Many people I talk to who ask about the industry don’t realize the amount of work that goes into creating just a few advertisements. Campaigns are far more complex than they appear on the surface, and not just because they require a lot of time and thought.
One of the difficulties I notice my peers have, myself included, is distinguishing the difference between a 360 campaign and an integrated campaign. After talking to several instructors and professionals, ranging from juniors to creative directors, I have learned a few things about the key points of both campaign styles. The biggest difference I have come across is that a 360 campaign starts with the brand problem, develops a concept to solve the problem, then finds every single media channel that is best suited to advertise the solution. This is a pretty traditional approach to advertising. You get a brief for, say, Kraft Macaroni. You brainstorm what the selling points of Kraft Macaroni are specifically, or you look at what isn’t being done for the brand that should be. Let’s use Kraft’s current selling point- it’s the cheesiest macaroni that kids love. There’s our concept. Now we go out and in the form of print, digital, OOH, mobile, commercial etc., make clever ads to show that Kraft Macaroni is, in fact, the absolute cheesiest and best macaroni.
This campaign has made a full 360 degree circle with its ads and executions.
An integrated campaign is different because its first execution is developing a big idea that will always be at the center of your campaign. An integrated campaign may or may not have additional executions in the form of print or OOH, but often times it does not. This is confusing, so here is an example of a fantastic integrated campaign.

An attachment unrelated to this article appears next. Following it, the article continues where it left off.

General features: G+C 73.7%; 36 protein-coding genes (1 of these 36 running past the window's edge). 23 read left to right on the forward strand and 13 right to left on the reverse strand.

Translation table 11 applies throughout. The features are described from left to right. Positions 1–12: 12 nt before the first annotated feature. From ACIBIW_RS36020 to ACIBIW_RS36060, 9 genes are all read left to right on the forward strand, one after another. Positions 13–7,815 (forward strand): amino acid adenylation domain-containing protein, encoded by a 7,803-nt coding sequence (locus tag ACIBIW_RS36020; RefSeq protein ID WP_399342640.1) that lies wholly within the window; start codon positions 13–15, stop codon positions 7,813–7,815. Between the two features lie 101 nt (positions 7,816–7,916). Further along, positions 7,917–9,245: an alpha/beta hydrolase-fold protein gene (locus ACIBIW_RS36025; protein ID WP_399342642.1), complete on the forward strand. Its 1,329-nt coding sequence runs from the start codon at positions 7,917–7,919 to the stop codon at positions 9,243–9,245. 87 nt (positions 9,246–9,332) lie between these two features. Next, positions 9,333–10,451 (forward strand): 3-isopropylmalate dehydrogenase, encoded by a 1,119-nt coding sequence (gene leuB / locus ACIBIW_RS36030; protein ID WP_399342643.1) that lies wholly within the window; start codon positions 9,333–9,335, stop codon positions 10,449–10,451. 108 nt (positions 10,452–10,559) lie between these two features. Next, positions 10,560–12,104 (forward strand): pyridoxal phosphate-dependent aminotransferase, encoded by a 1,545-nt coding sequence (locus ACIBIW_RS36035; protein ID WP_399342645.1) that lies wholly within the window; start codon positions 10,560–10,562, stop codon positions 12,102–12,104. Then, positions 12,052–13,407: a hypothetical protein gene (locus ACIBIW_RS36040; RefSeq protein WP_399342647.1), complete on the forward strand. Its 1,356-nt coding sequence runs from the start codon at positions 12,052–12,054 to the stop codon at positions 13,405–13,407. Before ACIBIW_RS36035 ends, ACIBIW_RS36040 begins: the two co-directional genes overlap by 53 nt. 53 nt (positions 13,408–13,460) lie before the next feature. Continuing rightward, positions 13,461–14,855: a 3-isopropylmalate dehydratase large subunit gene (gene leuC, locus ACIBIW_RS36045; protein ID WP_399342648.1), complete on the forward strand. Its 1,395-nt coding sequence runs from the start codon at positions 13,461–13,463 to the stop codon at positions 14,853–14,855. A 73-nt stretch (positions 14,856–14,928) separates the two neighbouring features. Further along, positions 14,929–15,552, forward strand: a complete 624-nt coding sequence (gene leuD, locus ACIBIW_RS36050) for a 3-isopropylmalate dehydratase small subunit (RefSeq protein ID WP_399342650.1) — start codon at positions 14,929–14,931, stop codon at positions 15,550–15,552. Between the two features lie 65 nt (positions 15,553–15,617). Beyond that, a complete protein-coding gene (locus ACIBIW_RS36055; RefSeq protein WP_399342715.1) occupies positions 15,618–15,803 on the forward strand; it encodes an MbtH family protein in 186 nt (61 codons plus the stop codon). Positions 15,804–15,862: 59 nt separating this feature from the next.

In 2013, British department store John Lewis launched a holiday campaign called the Hare and Bear. It featured a mini-movie of animated forest creatures getting ready for Christmas but the bear goes to hibernate, much to the dismay of his rabbit friend, the hare. At the end of the video, the hare slips a John Lewis alarm clock into the bear’s cave and he wakes up on Christmas morning for the first time ever, and comes out to see the beautiful tree his friends made. The message: Don’t just give someone a gift for Christmas, give someone the gift of Christmas.
The video went viral and John Lewis ended up making a Hare and Bear story book for kids, Hare and Bear stuffed toys, educational resources, online games, and many more executions, but they all had to do with the Hare and the Bear. This is an integrated campaign. The advertisers started with a message, then tailored the campaign to match the message.
If this were a 360 campaign, John Lewis would have said, “We want to tell people to give the gift of Christmas, not gifts for Christmas”, then they would have ran a print series about giving the gift of Christmas, made a few billboards about the importance of giving, and perhaps they would have made a game where you can give your friends little gifts online.
Both methods of advertising are great, it’s just a matter of learning and choosing which one will be the greatest for your specific campaign. For other examples of integrated campaigns, look up Coca Cola’s Small World Machines, the BGH Big Nose campaign (hilarious by the way), or Snickers You’re Not You When You’re Hungry. You’ll start to see the commonality in integrated delivery. Until next time, I hope this helps with a few projects, and happy comping, my friends.
Written by: Jillian Aramowicz